Ranked! The most expensive uncapped players in the world
Adama Traore, £18m (Middlesbrough to Wolves)
Funnily enough, Traore was rather pleased to get out of Middlesbrough and join Wolves last summer. It was goodbye Tony Pulis and the Championship; hello Nuno Espirito Santo and the Premier League as the former Barcelona prodigy helped his new side to a seventh-placed finish in their first season after promotion.
Generally his displays were what we have come to expect from him, mind – the complete unexpected. He made 29 appearances but only eight of those were starts, and it seems highly unlikely that he'll be getting a Spain call-up anytime soon. His parents are Malian, however, which could open up a new international avenue at some point.
Andre Gray, £18.5m (Burnley to Watford)
Now going into his third season at Vicarage Road following a club record move, Gray is yet to really get off the ground in north London. He's managed only five and seven goals respectively in his two Premier League campaigns with Watford so far, and will be hoping for much more in 2019/20.
Diogo Dalot, £19m (Porto to Manchester United)
It's unfortunate for Dalot that Portugal are blessed with some handy right-backs at the moment: Barcelona's Nelson Semedo made their Nations League squad, but Leicester's Ricardo Pereira and Southampton man Cedric Soares are also in competition for places. But if his promising debut campaign at Manchester United is anything to go by, the 20-year-old will get his chance sooner rather than later.
Dalot was eased in by Jose Mourinho and Ole Gunnar Solskjaer, but should play a bigger role next season if United struggle to bring in more firepower in wide areas. He'll have Aaron Wan-Bissaka for competition at right-back but is probably more likely to play a little further ahead anyway.
Guido Carrillo, £19.1m (Monaco to Southampton)
Four days after a 1-1 draw with Tottenham led to Saints slipping into the Premier League relegation zone in January 2018, they broke their transfer record to acquire Monaco striker Carrillo for £19.1m. The uncapped Argentine hadn’t exactly pulled up trees in the principality, and it didn’t take long for Saints supporters to realise the signing wasn’t going to be a success.
Currently on loan at Leganes – managed by former Southampton boss Mauricio Pellegrino – Carrillo is unlikely to ever usurp the likes of Sergio Aguero, Gonzalo Higuain and Mauro Icardi in his country’s centre-forward pecking order. 'Unlikely' being 'has absolutely no chance'.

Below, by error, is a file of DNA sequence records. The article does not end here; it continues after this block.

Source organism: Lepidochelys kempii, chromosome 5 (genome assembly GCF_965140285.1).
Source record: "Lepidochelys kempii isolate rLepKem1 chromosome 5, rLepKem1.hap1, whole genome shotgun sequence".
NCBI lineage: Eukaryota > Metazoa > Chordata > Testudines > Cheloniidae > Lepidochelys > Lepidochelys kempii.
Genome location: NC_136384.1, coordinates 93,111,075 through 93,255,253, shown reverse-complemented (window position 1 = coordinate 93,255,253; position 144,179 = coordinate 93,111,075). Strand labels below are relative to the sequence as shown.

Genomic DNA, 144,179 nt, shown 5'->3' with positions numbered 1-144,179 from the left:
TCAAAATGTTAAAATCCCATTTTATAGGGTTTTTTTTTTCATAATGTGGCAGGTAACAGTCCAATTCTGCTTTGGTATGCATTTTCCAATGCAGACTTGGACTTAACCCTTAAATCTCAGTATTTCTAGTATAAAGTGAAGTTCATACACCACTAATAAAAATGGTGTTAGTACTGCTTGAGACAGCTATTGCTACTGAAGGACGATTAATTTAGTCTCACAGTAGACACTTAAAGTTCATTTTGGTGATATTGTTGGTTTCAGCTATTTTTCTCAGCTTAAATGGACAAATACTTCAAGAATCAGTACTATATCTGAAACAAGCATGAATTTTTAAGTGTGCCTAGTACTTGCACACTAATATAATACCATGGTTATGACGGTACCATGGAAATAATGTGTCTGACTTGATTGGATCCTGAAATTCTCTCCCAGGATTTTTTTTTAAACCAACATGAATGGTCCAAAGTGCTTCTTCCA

James Maddison, £22m (Norwich to Leicester)
Maddison can count himself unfortunate to still be on this list, having been rewarded for a terrific debut season at Leicester with a call-up under Gareth Southgate last season. In the end he'd proved himself as one of the most productive midfielders in the league, notching seven goals and assists apiece.
But Southgate is yet to be fully convinced that he can squeeze the ex-Norwich man into his team. Maddison is traditionally a No.10 but Leicester manager Brendan Rodgers played him a little deeper last season – which could finally open the door for his first Three Lions appearance. He'd deserve it.
Issa Diop, £22m (Toulouse to West Ham)
West Ham splashed the cash last summer, spending £99m on new recruits to usher in a new era under Manuel Pellegrini at the London Stadium. Diop was their second-priciest purchase at £22m, but unlike the £36m Felipe Anderson, the French defender has never represented his country at senior level.
The 22-year-old has time on his side but huge competition with Les Bleus: Raphael Varane, Clement Lenglet, Kurt Zouma, Dayot Upamecano and Samuel Umtiti are just a few of the stoppers vying for places. Diop has played for France at every youth level since the U16s, and will hope to make the final step in the next year.
Theo Hernandez, £22.8m (Atletico Madrid to Real Madrid)
Hernandez crossed the Spanish capital in 2017, swapping Atletico Madrid for Real Madrid before he’d made a single first-team appearance for the Colchoneros. The left-back featured in 23 games for Zinedine Zidane’s side in 2017/18, before agreeing a loan move to Real Sociedad for the 2018/19 campaign.